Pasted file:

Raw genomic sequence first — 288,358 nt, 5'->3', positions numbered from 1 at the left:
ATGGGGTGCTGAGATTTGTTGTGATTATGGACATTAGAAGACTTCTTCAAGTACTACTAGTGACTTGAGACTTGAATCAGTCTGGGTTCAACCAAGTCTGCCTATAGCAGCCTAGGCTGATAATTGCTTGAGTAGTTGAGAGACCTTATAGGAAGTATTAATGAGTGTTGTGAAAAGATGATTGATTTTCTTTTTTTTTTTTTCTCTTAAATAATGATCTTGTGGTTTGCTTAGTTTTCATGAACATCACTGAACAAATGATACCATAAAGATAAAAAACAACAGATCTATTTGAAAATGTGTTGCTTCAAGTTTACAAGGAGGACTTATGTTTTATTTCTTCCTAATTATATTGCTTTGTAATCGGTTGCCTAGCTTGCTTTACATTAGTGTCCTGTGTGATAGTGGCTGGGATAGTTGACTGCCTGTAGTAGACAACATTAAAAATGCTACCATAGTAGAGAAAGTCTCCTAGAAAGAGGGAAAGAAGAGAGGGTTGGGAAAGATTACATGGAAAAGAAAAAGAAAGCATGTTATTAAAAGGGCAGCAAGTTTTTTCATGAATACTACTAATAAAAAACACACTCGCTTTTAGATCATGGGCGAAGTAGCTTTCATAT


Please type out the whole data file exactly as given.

Raw genomic sequence first — 288,358 nt, 5'->3', positions numbered from 1 at the left:
ATGGGGTGCTGAGATTTGTTGTGATTATGGACATTAGAAGACTTCTTCAAGTACTACTAGTGACTTGAGACTTGAATCAGTCTGGGTTCAACCAAGTCTGCCTATAGCAGCCTAGGCTGATAATTGCTTGAGTAGTTGAGAGACCTTATAGGAAGTATTAATGAGTGTTGTGAAAAGATGATTGATTTTCTTTTTTTTTTTTTCTCTTAAATAATGATCTTGTGGTTTGCTTAGTTTTCATGAACATCACTGAACAAATGATACCATAAAGATAAAAAACAACAGATCTATTTGAAAATGTGTTGCTTCAAGTTTACAAGGAGGACTTATGTTTTATTTCTTCCTAATTATATTGCTTTGTAATCGGTTGCCTAGCTTGCTTTACATTAGTGTCCTGTGTGATAGTGGCTGGGATAGTTGACTGCCTGTAGTAGACAACATTAAAAATGCTACCATAGTAGAGAAAGTCTCCTAGAAAGAGGGAAAGAAGAGAGGGTTGGGAAAGATTACATGGAAAAGAAAAAGAAAGCATGTTATTAAAAGGGCAGCAAGTTTTTTCATGAATACTACTAATAAAAAACACACTCGCTTTTAGATCATGGGCGAAGTAGCTTTCATAT